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WarnerMedia continues to consolidate programming from across its portfolio.
Audience Network, the AT&T-backed channel available to DirecTV subscribers, is being transformed into a marketing channel designed to promote corporate sibling HBO Max. The move, which impacts both its linear and streaming offerings, will become effective at a date to be determined in the spring. It leaves four scripted originals — David E. Kelley’s Mr. Mercedes, fellow drama Condor and comedies Loudermilk and You Me Her — in limbo. Sources stress some of those shows could likely to make the move to HBO Max, though a formal decision has not yet been made.
“We will begin to transition Audience Network from its current approach to support AT&T’s broader original content and marketing focus on the upcoming HBO Max service,” Daniel York, chief content officer, AT&T Consumer, said Wednesday in a statement announcing the news. “I am proud and grateful to the team at Audience for their many successes over the years, creating unique, fresh and provocative content along with our great studio partners. Twenty years ago we were the first pay TV provider to differentiate our content offering with the best exclusive original content, and the team truly brought to life the network vision: Always Original, Never Ordinary.”
It’s unclear how many employees will be impacted by the transition away from originals; the staff was informed of the radical shift Wednesday afternoon. “Over the coming weeks, we will be evaluating our work force needs as we continue working with our partners at WarnerMedia on the Audience transition,” said an AT&T spokeswoman.
HBO Max is WarnerMedia’s biggest priority as the media giant looks to bulk up the service ahead of its May launch in a bid to better compete with streaming behemoths like Netflix. The service, which will cost $15 a month, will feature library titles like the Big Bang Theory and Friends as well as scripted originals and other titles from across WarnerMedia’s portfolio.
Mr. Mercedes, which has been a critical darling that has suffered from being on a little-known platform available only to DirecTV subscribers, has become the network’s flagship show. The drama recently wrapped its third season and is awaiting word on a fourth. (Kelley recently addressed the challenges of cutting through while on Audience Network in a September interview with The Hollywood Reporter’s TV’s Top 5 podcast.) The series followed the events of Stephen King’s trilogy of books and may have already come to its natural conclusion given that the fourth book with the Holly Gibney character from Mr. Mercedes is The Outsider, which is already in the works as an HBO series set to bow Sunday.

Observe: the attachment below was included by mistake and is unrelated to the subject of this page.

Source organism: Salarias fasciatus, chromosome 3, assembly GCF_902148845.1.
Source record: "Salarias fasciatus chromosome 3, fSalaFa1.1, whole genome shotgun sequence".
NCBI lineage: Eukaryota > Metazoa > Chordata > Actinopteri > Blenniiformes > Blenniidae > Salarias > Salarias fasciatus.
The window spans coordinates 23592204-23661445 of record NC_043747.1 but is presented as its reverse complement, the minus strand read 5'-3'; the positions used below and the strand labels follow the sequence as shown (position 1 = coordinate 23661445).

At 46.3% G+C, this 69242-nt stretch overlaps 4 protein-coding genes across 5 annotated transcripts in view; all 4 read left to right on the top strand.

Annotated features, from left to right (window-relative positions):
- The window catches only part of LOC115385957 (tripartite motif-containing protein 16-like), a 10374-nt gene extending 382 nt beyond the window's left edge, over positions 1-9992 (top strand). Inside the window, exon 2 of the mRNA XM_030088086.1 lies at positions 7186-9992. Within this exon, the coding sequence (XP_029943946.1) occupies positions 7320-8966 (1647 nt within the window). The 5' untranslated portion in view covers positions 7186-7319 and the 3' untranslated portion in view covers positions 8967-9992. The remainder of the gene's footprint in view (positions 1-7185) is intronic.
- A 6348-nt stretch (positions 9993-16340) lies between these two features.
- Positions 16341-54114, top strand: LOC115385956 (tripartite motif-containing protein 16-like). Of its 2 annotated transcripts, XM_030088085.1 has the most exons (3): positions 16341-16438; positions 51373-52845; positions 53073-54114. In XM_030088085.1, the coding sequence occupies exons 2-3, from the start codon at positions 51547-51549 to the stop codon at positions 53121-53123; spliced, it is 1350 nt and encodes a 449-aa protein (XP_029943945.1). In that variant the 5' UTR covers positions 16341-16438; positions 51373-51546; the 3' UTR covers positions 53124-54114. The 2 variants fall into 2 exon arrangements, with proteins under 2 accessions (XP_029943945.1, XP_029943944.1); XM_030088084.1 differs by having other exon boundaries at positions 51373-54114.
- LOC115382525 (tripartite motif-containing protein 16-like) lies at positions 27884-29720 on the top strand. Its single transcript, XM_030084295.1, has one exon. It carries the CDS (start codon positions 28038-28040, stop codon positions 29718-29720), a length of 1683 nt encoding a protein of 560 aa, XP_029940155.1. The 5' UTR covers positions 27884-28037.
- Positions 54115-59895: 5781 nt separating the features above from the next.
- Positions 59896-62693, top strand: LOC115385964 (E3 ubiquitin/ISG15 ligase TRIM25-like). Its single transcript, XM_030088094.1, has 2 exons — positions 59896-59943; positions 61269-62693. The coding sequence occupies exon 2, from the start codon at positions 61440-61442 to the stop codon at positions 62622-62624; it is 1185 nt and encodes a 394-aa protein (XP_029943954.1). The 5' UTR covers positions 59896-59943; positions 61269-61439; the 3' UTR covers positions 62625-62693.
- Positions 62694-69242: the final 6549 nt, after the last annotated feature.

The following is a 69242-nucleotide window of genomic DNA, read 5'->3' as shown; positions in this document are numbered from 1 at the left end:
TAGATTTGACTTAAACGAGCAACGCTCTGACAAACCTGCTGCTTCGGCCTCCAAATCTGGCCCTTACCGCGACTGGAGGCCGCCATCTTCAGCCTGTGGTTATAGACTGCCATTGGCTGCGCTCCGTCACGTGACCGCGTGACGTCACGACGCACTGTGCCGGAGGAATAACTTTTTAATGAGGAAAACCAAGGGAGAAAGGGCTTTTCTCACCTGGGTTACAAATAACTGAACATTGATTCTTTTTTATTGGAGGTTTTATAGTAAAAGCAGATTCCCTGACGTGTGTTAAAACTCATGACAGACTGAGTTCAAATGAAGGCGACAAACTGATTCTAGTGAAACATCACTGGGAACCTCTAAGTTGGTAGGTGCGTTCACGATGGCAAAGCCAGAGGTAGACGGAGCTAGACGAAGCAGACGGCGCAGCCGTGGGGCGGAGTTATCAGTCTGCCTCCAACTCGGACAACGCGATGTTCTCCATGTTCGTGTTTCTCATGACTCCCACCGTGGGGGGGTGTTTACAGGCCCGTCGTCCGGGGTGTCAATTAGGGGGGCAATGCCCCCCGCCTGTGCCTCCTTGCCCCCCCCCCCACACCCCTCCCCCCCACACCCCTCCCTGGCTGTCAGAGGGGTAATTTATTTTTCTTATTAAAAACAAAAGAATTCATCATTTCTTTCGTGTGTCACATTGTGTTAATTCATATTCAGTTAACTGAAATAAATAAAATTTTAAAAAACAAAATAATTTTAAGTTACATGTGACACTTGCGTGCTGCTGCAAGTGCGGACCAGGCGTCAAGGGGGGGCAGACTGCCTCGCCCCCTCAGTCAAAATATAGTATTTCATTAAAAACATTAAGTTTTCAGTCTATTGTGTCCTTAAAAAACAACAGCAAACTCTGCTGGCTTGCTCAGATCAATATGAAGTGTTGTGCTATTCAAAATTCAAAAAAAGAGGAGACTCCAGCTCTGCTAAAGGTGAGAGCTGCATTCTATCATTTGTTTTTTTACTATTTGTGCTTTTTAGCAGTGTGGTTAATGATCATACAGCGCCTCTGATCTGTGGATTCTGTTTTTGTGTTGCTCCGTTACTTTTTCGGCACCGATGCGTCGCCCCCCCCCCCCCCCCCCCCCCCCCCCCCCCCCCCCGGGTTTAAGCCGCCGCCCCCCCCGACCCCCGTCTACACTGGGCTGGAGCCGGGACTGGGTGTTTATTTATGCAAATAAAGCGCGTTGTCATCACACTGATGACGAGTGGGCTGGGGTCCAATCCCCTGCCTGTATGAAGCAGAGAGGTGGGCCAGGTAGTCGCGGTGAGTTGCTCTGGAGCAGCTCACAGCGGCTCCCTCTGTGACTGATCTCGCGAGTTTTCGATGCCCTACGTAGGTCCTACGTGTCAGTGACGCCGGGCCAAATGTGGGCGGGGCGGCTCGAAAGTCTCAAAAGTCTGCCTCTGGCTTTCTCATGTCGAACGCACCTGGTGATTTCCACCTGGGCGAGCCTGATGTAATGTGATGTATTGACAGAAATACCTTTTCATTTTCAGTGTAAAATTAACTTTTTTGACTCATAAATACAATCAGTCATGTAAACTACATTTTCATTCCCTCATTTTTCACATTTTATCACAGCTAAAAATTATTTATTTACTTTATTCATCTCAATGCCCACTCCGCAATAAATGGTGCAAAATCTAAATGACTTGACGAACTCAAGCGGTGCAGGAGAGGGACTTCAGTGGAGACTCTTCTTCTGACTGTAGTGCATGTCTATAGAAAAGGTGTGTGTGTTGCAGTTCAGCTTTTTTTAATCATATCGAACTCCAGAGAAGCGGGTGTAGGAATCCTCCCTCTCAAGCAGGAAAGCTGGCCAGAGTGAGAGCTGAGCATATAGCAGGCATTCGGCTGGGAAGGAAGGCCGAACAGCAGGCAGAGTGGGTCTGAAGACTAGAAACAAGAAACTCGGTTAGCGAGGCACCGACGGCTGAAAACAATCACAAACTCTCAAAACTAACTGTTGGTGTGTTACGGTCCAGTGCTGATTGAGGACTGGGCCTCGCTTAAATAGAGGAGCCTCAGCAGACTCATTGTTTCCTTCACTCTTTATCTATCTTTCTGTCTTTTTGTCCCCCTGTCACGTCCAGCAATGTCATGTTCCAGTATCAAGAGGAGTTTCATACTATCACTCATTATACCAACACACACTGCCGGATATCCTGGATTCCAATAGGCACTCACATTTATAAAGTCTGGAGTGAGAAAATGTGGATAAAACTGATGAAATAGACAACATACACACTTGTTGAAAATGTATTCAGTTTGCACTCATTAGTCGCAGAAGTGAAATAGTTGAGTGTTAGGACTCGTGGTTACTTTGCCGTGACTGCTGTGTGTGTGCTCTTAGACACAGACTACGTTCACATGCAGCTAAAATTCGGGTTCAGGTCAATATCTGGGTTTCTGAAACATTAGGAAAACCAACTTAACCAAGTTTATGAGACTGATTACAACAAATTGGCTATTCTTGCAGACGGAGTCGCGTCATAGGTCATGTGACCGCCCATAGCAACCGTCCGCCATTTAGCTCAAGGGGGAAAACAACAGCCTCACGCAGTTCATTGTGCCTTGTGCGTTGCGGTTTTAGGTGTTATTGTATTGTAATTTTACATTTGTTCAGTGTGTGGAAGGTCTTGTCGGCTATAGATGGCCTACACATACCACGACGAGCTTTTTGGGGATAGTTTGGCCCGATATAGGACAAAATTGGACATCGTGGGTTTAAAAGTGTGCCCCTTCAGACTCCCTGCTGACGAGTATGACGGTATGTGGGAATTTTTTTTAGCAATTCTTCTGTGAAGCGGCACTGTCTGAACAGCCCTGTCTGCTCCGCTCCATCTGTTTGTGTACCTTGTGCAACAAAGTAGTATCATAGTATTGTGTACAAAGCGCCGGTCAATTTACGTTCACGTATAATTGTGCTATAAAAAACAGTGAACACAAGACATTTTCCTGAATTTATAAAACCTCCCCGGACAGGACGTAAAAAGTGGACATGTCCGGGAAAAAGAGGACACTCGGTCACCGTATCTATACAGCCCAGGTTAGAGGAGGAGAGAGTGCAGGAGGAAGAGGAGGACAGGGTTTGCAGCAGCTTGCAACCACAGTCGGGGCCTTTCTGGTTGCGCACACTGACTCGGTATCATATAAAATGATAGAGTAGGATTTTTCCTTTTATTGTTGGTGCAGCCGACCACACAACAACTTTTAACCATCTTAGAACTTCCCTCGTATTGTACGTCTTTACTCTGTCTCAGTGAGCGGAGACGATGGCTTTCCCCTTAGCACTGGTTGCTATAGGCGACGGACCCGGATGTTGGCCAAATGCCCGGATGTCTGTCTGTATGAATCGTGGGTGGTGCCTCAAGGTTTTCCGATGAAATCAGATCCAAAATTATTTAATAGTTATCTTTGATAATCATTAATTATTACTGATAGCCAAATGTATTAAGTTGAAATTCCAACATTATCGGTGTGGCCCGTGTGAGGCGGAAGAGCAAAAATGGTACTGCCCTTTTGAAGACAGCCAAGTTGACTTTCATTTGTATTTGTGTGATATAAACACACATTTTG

Loudermilk, the Ron Livingston-led comedy that was renewed for a third season in late 2018, hasn’t aired in more than a year and a premiere date for its return has yet to be revealed. Condor is in a similar situation as well. The drama starring Max Irons and William Hurt last aired in late 2018 and was renewed for a second season that summer. And the Greg Poehler comedy You Me Her was renewed for a fifth and final season and will wrap its run this year. The fate of all four shows now sits with Bob Greenblatt, who serves as chairman of WarnerMedia Entertainment and direct-to-consumer.
Audience Network launched in 1999 as Fairview, a premium channel offered to DirecTV subscribers and part of the satellite provider’s subscription package. It was rebranded as The 101 Network in 2005 and became Audience Network in 2011. In 2018, when AT&T bought DirecTV, the channel was offered to the former’s cable subscribers. Originals came in 2007 when DirecTV swooped in to help save Friday Night Lights from cancellation, with Audience Network having first-run rights before episodes were broadcast on NBC. The network later acquired Damages following FX’s decision to cancel the drama. Former programming chief Chris Long led Audience Network into scripted originals in 2011 with Rogue, followed shortly afterward by the critical darling Kingdom.
The end of Audience Network as a home for originals should come as no surprise. WarnerMedia, like other big conglomerates, has been re-evaluating everything from executives to programming as the company prepares for the streaming world. The future of Audience Network amid the pending launch of HBO Max was one of many questions WarnerMedia has been mulling. The ad-free platform has been without a dedicated programming executive since Long departed in November 2017 — as parent AT&T was poised to acquire Time Warner (which rebranded as WarnerMedia). In Long’s absence, Daniel York, chief content officer and senior executive vp at AT&T, has been overseeing Audience Network.
Still to be determined is the future of WarnerMedia-backed streamer DC Universe, which is home to a handful of scripted originals and digital comics from the super-publisher. The Greg Berlanti-produced DC drama Doom Patrol, which has earned favorable reviews from critics, will simultaneously air its second season on both HBO Max and DC Universe. That platform’s slate includes the third season of Titans, Young Justice, the animated comedy Harley Quinn (which is awaiting word on a second season) and Stargirl. The latter DC drama, from Geoff Johns, recently inked a deal to air episodes a day after their digital debut on The CW, the broadcast network co-owned by WarnerMedia and CBS TV Studios. Just how fellow subscription platform DC Universe will fit in with HBO Max remains a mystery. (It’s worth noting that Disney+ has made comic book titan Marvel one of the key centerpieces of its streaming platform, with multiple TV spinoffs of the MCU box office favorites in the works.)
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